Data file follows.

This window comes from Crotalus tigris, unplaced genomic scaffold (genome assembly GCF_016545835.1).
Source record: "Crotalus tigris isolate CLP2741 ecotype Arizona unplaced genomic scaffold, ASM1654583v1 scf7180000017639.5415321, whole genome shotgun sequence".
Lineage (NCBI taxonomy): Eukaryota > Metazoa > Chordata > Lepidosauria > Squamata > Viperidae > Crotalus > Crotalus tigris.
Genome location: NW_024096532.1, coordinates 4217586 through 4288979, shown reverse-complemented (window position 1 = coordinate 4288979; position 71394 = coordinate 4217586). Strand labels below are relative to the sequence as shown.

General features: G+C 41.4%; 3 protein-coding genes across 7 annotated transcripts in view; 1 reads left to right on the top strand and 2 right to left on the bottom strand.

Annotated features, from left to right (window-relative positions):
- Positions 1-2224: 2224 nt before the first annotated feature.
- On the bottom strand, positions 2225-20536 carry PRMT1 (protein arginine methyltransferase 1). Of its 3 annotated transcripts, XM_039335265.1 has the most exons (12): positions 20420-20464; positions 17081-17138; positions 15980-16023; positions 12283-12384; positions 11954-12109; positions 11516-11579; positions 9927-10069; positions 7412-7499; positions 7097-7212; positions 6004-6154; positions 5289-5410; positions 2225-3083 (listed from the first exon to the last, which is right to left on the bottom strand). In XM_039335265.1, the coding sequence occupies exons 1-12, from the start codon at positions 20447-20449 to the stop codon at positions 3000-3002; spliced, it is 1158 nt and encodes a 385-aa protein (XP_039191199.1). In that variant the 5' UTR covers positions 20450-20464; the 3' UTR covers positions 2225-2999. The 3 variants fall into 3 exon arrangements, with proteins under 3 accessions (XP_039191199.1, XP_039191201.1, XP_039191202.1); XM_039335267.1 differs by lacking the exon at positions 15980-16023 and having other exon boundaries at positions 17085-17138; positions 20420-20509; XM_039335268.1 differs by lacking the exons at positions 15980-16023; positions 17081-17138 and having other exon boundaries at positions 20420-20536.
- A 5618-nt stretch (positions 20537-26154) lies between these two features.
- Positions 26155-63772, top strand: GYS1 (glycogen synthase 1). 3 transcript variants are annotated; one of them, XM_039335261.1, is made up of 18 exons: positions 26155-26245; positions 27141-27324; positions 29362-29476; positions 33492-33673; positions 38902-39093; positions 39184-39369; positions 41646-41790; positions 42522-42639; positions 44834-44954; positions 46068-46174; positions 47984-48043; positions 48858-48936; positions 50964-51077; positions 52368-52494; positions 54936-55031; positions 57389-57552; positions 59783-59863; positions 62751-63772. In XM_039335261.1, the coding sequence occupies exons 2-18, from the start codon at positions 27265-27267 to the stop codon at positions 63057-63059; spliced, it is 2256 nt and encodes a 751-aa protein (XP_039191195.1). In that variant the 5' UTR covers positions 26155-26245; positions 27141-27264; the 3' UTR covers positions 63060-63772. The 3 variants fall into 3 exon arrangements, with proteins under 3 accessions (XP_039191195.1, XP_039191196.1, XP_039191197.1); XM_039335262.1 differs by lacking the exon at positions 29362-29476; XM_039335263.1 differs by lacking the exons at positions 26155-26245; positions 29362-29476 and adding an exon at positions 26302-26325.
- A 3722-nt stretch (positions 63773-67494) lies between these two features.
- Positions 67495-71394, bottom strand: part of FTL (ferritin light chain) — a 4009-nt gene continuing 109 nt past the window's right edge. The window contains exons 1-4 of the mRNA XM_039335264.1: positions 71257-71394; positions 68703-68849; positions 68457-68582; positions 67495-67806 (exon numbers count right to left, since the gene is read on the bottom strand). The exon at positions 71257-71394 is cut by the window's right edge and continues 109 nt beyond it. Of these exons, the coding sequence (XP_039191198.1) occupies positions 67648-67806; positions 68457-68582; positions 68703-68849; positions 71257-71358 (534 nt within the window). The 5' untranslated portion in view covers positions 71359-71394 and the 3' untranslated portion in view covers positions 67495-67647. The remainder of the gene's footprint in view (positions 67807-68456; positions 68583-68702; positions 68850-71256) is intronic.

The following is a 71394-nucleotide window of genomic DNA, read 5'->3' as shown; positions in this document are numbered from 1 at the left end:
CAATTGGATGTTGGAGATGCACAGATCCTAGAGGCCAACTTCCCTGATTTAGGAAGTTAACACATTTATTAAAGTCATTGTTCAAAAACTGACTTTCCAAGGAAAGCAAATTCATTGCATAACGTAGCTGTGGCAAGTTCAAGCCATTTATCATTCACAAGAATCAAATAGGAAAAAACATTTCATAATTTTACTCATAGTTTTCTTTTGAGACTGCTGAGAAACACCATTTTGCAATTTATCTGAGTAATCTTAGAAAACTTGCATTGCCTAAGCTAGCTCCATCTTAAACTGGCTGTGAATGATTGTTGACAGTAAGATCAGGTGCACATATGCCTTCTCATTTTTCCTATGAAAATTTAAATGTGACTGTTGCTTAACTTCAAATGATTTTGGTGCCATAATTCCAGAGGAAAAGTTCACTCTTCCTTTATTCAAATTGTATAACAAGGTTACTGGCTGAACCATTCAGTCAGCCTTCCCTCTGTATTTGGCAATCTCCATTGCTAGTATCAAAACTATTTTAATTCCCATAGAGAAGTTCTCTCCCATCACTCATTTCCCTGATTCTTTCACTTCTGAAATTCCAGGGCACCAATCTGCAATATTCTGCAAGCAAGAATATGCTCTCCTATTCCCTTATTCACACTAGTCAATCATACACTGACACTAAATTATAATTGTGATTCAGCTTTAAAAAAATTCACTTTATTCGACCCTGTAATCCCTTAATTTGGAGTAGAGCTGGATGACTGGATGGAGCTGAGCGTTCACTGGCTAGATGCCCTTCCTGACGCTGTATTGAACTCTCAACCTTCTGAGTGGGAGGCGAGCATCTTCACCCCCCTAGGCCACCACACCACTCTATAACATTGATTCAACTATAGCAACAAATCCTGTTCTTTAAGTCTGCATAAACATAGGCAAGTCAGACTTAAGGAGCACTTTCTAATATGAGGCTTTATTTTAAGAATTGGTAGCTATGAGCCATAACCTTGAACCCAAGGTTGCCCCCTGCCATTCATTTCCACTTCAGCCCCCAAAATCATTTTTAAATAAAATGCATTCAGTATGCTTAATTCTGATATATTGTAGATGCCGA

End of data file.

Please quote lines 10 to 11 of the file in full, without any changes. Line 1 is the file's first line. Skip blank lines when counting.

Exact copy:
- Positions 26155-63772, top strand: GYS1 (glycogen synthase 1). 3 transcript variants are annotated; one of them, XM_039335261.1, is made up of 18 exons: positions 26155-26245; positions 27141-27324; positions 29362-29476; positions 33492-33673; positions 38902-39093; positions 39184-39369; positions 41646-41790; positions 42522-42639; positions 44834-44954; positions 46068-46174; positions 47984-48043; positions 48858-48936; positions 50964-51077; positions 52368-52494; positions 54936-55031; positions 57389-57552; positions 59783-59863; positions 62751-63772. In XM_039335261.1, the coding sequence occupies exons 2-18, from the start codon at positions 27265-27267 to the stop codon at positions 63057-63059; spliced, it is 2256 nt and encodes a 751-aa protein (XP_039191195.1). In that variant the 5' UTR covers positions 26155-26245; positions 27141-27264; the 3' UTR covers positions 63060-63772. The 3 variants fall into 3 exon arrangements, with proteins under 3 accessions (XP_039191195.1, XP_039191196.1, XP_039191197.1); XM_039335262.1 differs by lacking the exon at positions 29362-29476; XM_039335263.1 differs by lacking the exons at positions 26155-26245; positions 29362-29476 and adding an exon at positions 26302-26325.
- A 3722-nt stretch (positions 63773-67494) lies between these two features.